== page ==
Reduce Drag: Make Your Boat Faster and More Efficient

Reduce Drag: Make Your Boat Faster and More Efficient

In the constant quest for more performance, there are few simple principles to keep in mind. The most basic one is efficiency. To make your boat go through, or ride on the water more efficiently is to make it faster. One key to accomplishing this is to reduce drag.

Weight Reduction and Balance

Reducing weight is a form of reducing drag. If you overload your boat with weight, you increase its displacement at lower speeds, and reduce lift at higher speeds. Removing unnecessary gear and objects is obviously the easiest way. After that, go through your boat, and see if you have anything else you can remove. An old stereo, extra tools, a convertible top. Look for old carpet, stuff stowed under the bow. Take a close look to see if you have any rotten floor material, or anything else holding water. Depending on the boat, some opt to remove, or lighten the floor upfront with a thinner material. Weight in front of you center of gravity has a greater effect than aft weight.

Any equipment or tools stowed is probably best strategically placed as far aft as possible, or on either side in order to balance the boat in relation to driver and passenger weight.

We've talked about it before, but drag can also be caused by your hull having an uneven surface, ranging from abrasions, to warping that may cause a hook, or rocker to the hull. In general, a smooth straight surface will be ideal. Hooks can force your bow down, increasing drag substantially, disabling your boat from getting any bow lift. This is key on the running surface of your boat. Link to blueprint article.

The Allison has a very sophisticated hull design. Straight, sharp edges, and balance are all factors in its performance. Just by changing the lower unit, engine height and a few other things, the boat gained substantial speed. Hulls like this can run the prop shaft above the pad, depending on application.

The Allison has a very sophisticated hull design. Straight, sharp edges, and balance are all factors in its performance. Just by changing the lower unit, engine height and a few other things, the boat gained substantial speed. Hulls like this can run the prop shaft above the pad, depending on application.

Now comes your gearcase which is causing drag. Finding the ideal engine height for your specific boat is key to reducing drag, thus improving speed. And, your gearcase can be responsible for how your boat handles at high speed. Your gearcase height is limited by your water pickup ability, your hull design, and your prop. By raising your engine,you open up the possibility of using a different prop. Some props become more efficient when run higher. If you don't have low water pickup, you still want to experiment with higher engine heights, watching you water pressure. And, if you are limited in height, then sometimes using a smaller diameter prop, or a three blade over a four blade can reduce drag. Experiment with as many as you can. Depending how fast your going, an inch or even less in height can increase rpm by 100 or 200. Here is a link to an article about gearcase design.

Your gearcase is a critical piece in how your boat performs, and reducing drag by running it higher out of the water. This is a Yamaha SHO 1.75 gearcase.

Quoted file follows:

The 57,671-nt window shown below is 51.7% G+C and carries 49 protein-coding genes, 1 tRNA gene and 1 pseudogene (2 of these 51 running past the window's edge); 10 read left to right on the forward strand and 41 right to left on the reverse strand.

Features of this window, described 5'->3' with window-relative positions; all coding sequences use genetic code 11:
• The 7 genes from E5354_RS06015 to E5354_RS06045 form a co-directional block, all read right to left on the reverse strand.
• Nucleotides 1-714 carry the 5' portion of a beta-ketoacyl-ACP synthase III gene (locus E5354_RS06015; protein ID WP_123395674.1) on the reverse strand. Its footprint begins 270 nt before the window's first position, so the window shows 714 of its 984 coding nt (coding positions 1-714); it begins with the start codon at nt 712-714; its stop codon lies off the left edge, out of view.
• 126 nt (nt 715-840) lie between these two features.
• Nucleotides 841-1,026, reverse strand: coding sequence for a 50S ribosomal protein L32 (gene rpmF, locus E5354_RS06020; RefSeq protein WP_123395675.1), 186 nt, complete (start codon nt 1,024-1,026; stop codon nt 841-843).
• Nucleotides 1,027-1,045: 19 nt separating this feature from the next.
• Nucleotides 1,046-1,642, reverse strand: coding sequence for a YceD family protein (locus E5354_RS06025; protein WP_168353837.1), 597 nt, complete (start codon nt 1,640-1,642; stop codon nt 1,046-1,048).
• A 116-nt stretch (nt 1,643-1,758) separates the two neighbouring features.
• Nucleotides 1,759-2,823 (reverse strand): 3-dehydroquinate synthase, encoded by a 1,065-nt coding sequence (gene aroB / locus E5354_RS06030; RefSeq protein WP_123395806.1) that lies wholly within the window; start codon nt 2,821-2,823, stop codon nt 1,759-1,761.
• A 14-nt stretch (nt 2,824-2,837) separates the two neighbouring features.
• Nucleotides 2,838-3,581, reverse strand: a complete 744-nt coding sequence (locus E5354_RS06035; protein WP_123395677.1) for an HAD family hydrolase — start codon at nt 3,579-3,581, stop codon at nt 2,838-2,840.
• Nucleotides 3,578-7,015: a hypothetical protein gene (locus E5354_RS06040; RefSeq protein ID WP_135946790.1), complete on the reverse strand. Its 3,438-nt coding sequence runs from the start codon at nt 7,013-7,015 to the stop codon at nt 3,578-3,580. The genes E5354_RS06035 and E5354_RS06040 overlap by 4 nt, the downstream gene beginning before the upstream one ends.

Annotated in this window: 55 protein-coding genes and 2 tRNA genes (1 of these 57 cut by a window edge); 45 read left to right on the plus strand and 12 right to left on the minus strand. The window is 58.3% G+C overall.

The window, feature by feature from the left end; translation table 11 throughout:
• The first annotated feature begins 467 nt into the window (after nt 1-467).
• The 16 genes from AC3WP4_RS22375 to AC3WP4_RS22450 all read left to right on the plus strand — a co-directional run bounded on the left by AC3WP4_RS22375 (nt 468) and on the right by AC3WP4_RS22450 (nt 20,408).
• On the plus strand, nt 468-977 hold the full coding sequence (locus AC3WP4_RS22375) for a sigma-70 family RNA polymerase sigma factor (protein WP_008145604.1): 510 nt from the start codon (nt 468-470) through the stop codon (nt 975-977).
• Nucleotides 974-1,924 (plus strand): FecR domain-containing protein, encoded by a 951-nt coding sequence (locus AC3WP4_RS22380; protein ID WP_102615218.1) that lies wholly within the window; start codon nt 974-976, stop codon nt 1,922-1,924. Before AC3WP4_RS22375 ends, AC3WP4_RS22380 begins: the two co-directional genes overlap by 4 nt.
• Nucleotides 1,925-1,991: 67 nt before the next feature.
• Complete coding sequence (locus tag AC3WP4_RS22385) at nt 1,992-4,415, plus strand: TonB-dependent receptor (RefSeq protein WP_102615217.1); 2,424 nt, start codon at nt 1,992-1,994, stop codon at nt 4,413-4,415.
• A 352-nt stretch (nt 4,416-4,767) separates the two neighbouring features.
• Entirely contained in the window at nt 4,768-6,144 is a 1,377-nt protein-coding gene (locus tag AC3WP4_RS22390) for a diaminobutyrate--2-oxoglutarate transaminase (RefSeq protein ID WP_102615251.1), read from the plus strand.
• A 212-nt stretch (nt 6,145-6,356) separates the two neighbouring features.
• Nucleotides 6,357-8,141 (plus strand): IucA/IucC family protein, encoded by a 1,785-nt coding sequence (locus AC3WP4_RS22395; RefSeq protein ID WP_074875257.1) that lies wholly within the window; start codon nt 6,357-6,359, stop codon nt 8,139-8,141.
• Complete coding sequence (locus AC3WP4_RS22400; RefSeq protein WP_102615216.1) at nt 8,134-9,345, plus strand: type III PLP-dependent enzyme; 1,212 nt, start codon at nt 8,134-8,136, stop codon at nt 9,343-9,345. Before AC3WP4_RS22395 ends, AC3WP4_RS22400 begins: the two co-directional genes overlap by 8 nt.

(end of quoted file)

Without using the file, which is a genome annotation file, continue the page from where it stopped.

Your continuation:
Your gearcase is a critical piece in how your boat performs, and reducing drag by running it higher out of the water. This is a Yamaha SHO 1.75 gearcase.

Part of engine height is setback. The easiest and most cost effective option is with a manual jack plate. If you're on a really tight budget, you can just use fixed setback brackets. Obviously, hydraulic is slick and the best overall, but heavier and more costly.

By moving your engine back, you are moving the cg back, and theoretically putting your prop in cleaner water. But the key is by having the engine further back, you get more bow lift with less trim, which is more efficient. And, sometimes the hull will be more stable, as the running surface and prop are further apart, the span of tension, or contact points is increased; almost like increasing the wheelbase on a car. The key is finding the balance, real cg, boat weight, engine weight and height, and prop design.

There isn't one answer either. You may purposely sacrifice all out top speed for rough water ability and having more of the boat on the water. Or, you may try to balance the boat as far back as you can, trying to get the most lift possible, squeezing out every mph. For boats that are achieving speeds in excess of 80 MPH, you might even consider a hatch to cover the rear seats, or a fabric tonneau cover that covers them, reducing wind drag. An air foil or cowl in front of the engine can also be effective.

Reducing drag in general improves efficiency. The most efficient boat will be the fastest boat theoretically. Spending a little bit of time removing dead weight, a basic blueprint of the hull, and changing the setback, prop shaft height and propeller can dramatically improve your top speed and overall efficiency.

Props have a profound affect on drag, the diameter, blade design and the barrel are just some of the components of prop design that play a part in efficiency.  Try different props, especially if you change other factors about your boat like engine height and weight.

Props have a profound affect on drag, the diameter, blade design and the barrel are just some of the components of prop design that play a part in efficiency. Try different props, especially if you change other factors about your boat like engine height and weight.

Classified Classics

Classified Classics